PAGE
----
When DC Comics created the character Flash, he was supposed to be a superhero — a fantasy. Little did they know that a man would actually come so close to owning the scarlet speedster’s moniker in real life.

Devang Prasad

Michael Phelps:

Michael Phelps is the greatest Olympian of all time. It’s hard to argue with 23 gold medals — and 28 overall — because they have shown Phelps’ dominance, longevity and versatility. All three characteristics are exemplified in one statistic: Phelps is the first swimmer to win one individual event — the 200-meter individual medley — in four consecutive Olympics.

Throughout Phelps’ career, he has scared his predecessors, intimidated his peers, dominated his aspiring competitors and inspired his young successors.

Phelps made his Olympic and international debut shortly after turning 15 years old. Although he qualified for just one event in 2000, Phelps earned the first of his 30 finals appearances at the Olympic Games. Phelps finished fifth in the 200-meter butterfly — his worst-ever finish at the Olympics.

After the curtains closed in Sydney, Phelps returned to the relative unknown, where most swimmers stay between Olympic Games. Within a year, however, Phelps became the youngest male swimmer to set a world record. Months later, at 16, Phelps chose to turn pro and forgo his NCAA eligibility.

It wasn’t until Phelps turned 19 that the world realized it had been exposed to the greatest Olympian of all time. In 2004, Phelps showed the world he was hungry for every record. He left with six gold and two bronze medals in addition to two world records, three Olympic records and two American records, which were all bested four years later during his famous performance in Beijing.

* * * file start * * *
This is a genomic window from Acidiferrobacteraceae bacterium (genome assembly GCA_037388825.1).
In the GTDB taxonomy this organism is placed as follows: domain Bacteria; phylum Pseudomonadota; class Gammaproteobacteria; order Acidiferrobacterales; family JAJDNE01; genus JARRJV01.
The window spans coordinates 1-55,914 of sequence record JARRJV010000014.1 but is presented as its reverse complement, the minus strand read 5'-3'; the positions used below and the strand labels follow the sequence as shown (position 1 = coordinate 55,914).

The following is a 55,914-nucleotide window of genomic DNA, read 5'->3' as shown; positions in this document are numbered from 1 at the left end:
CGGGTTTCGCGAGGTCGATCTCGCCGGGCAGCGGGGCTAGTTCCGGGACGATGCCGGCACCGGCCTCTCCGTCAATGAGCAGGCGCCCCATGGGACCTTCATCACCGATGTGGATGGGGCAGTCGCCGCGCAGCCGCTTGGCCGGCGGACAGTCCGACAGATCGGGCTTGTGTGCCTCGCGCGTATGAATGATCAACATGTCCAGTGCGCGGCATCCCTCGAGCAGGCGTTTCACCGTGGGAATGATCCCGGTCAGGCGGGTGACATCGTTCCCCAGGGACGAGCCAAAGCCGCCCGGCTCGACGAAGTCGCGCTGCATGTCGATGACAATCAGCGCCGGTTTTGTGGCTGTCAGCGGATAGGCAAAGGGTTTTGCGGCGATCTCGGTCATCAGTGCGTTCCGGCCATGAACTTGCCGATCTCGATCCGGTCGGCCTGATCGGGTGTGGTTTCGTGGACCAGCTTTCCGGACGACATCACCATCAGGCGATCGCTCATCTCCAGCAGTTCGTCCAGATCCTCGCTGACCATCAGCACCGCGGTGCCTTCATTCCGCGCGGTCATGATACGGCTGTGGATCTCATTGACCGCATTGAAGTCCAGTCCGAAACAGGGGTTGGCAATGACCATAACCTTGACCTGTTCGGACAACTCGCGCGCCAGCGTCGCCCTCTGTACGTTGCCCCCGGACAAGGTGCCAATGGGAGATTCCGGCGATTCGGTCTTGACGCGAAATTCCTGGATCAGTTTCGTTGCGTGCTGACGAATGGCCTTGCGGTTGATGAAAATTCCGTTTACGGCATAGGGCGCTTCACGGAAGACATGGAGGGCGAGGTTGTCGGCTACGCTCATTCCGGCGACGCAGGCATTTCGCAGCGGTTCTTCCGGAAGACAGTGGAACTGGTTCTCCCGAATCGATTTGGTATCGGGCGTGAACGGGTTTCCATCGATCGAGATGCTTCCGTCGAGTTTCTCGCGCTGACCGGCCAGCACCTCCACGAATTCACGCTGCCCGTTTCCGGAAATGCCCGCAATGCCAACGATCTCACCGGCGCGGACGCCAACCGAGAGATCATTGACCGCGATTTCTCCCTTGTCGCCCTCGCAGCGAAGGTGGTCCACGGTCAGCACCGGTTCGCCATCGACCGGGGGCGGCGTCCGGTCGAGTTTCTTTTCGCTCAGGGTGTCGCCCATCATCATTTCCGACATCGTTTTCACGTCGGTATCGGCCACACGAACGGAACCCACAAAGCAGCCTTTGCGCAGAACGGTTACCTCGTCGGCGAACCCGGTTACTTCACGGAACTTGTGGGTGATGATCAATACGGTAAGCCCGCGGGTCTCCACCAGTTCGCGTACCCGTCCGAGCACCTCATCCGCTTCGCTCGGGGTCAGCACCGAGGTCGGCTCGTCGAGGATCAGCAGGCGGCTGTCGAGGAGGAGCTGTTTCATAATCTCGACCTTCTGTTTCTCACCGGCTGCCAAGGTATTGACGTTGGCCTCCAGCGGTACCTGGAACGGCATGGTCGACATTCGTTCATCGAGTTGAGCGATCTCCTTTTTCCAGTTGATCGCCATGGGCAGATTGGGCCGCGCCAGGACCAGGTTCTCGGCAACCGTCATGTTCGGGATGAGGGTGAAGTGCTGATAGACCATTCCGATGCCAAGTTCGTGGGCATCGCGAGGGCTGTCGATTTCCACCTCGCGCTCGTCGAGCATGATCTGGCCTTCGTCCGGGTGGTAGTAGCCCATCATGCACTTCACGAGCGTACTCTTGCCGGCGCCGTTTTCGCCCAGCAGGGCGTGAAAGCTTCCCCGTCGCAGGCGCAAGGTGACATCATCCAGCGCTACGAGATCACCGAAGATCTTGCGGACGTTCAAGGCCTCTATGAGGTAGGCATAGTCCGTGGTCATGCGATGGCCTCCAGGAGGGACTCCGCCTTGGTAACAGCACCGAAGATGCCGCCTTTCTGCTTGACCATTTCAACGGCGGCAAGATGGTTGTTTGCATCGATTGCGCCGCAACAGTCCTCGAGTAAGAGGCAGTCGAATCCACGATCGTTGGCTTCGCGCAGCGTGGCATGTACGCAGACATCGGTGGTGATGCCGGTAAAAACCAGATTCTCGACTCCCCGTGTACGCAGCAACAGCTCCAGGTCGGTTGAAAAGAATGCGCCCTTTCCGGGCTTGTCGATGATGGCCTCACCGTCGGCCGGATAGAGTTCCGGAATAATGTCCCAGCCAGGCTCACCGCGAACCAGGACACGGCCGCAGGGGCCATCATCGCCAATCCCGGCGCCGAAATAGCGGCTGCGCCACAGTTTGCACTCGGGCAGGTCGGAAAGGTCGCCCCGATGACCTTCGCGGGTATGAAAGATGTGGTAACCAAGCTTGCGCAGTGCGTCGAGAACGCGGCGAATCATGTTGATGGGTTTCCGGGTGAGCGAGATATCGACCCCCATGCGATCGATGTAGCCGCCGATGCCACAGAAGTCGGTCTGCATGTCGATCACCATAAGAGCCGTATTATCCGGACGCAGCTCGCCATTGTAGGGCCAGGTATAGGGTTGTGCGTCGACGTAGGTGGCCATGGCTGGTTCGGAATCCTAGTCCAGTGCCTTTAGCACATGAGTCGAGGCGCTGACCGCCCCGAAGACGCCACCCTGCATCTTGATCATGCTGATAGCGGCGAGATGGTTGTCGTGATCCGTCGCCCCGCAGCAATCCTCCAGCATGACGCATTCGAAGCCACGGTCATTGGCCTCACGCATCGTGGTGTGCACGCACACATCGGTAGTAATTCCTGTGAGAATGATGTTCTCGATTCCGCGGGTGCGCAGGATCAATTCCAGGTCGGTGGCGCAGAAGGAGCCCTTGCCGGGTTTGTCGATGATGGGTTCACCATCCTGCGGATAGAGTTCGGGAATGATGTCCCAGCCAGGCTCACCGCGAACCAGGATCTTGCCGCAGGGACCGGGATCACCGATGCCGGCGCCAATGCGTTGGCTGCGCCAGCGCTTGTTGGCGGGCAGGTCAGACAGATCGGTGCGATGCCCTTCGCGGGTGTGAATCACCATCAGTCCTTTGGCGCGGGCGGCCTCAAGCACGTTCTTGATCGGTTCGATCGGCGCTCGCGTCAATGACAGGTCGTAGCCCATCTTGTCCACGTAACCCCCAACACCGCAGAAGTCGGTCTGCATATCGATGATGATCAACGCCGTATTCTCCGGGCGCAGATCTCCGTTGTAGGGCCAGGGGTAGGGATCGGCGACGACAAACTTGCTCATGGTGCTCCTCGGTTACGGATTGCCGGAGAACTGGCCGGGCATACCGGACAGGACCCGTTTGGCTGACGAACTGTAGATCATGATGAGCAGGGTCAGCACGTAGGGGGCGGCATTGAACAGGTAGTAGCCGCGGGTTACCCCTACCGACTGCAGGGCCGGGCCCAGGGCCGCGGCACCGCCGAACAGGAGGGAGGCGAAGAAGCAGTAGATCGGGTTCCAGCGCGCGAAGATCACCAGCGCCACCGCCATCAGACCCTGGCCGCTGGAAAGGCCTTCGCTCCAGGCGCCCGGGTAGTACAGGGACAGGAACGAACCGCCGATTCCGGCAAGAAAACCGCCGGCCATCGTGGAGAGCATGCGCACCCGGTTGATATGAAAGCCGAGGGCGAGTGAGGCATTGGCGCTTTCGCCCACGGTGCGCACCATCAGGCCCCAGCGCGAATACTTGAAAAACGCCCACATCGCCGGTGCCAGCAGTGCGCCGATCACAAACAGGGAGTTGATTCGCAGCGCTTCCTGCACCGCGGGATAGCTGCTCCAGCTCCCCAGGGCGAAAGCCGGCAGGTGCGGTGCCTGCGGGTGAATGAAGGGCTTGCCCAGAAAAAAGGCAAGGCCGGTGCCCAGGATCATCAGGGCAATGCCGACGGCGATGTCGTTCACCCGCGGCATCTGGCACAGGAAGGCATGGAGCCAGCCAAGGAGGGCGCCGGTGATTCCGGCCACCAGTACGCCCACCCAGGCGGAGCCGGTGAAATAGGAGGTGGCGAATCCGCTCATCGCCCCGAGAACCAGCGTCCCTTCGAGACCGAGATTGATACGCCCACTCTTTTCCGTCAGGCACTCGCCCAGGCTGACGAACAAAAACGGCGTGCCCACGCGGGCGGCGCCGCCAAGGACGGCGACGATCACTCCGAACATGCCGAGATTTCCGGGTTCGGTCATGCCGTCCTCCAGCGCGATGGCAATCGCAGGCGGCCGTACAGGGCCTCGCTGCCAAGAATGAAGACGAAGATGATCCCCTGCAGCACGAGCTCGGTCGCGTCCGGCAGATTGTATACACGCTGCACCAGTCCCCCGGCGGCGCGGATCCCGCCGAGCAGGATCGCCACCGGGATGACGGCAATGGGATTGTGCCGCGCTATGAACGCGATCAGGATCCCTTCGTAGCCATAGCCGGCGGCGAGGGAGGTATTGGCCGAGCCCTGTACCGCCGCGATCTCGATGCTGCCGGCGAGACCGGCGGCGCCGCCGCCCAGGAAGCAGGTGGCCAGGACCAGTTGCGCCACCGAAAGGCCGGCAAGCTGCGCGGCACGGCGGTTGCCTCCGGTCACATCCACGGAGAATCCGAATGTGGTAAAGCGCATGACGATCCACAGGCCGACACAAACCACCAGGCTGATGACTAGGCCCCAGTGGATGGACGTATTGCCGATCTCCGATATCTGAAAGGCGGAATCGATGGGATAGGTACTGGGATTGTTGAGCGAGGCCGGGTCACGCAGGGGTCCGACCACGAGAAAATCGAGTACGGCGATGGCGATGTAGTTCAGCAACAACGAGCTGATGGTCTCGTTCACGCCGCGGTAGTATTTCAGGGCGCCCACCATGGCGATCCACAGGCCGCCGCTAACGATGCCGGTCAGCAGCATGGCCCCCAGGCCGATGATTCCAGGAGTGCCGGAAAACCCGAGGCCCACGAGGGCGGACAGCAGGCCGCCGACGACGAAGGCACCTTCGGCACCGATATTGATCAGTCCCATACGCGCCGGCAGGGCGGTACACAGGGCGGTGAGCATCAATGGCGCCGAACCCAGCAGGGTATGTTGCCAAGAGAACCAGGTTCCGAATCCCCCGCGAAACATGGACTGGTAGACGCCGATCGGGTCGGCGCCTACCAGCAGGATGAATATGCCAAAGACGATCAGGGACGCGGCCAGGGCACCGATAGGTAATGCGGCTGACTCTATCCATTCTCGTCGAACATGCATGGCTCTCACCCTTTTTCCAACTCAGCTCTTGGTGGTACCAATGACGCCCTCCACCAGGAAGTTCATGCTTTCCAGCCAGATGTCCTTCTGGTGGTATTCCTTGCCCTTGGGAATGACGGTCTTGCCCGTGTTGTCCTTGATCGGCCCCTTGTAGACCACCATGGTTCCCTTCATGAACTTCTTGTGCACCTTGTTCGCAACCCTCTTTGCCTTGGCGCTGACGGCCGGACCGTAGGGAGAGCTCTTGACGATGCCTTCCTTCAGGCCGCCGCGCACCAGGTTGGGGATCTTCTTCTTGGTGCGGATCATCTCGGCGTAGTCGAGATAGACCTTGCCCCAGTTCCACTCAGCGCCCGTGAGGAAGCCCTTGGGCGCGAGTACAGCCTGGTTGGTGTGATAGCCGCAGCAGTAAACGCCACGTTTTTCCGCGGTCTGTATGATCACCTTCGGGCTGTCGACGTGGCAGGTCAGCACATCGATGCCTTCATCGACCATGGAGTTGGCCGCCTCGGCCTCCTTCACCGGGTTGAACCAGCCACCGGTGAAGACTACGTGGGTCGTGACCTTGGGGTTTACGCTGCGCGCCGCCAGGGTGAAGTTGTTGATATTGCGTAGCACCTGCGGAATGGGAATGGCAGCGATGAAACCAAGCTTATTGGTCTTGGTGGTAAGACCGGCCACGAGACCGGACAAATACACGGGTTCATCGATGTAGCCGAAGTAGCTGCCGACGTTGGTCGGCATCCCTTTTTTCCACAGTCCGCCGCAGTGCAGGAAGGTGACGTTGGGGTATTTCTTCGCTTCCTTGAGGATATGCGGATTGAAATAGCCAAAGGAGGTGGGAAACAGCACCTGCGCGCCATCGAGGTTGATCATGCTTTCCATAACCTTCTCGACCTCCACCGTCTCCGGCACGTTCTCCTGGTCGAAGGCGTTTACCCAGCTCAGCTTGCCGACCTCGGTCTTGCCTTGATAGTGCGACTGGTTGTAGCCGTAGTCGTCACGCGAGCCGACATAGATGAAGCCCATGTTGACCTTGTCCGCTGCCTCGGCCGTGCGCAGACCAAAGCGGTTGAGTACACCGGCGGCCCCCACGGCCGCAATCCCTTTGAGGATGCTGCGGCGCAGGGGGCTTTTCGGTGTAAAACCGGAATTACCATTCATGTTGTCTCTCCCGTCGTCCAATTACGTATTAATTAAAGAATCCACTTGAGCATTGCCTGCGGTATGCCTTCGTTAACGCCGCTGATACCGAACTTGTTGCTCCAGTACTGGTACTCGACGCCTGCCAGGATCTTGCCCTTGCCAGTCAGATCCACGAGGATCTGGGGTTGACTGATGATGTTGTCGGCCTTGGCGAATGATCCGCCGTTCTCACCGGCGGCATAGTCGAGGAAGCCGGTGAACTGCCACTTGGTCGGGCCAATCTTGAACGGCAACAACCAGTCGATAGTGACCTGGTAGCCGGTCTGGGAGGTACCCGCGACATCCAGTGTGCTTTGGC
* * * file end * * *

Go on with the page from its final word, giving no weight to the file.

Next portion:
But, in 2004, Phelps also captured the hearts of many. After edging out Ian Crocker — the world record holder at the time — in the individual 100-meter butterfly, Phelps ceded his automatic berth in Team USA’s 4×100-meter medley relay to Crocker for a chance at redemption and a confidence boost.

As if five Olympics and 28 medals weren’t enough, Phelps was the best all-around swimmer — a feat Usain Bolt can’t claim about track and field yet. It was hard to tell his specialty. He could sprint. He could swim mid-distance. He could swim any stroke and make it a world-class race. At his peak, Phelps owned world records in butterfly, freestyle and individual medley events in addition to him being one of the world’s best backstrokers.

Bolt’s nine Olympic gold medals are definitely impressive. Bolt, however, couldn’t match Phelps’ range of events. Bolt’s 400-meter isn’t comparable to his shorter races. His javelin throwing post-race celebration after his ninth gold indicates he probably won’t compete in that event at the Olympics, though I’d be curious to see what he can do in some of the jump events. By comparison, Bolt would need to put together a world-class decathlon performance in order to match Phelps’ ability to simply do everything well.

To give credit where it’s due, Phelps has revolutionized the sport of swimming — a sport with limited glory every four years. Phelps showed the feasibility of swimming as a career and of pushing the boundaries of swimming.

Chris Zheng

Contact Devang Prasad and Chris Zheng at [email protected].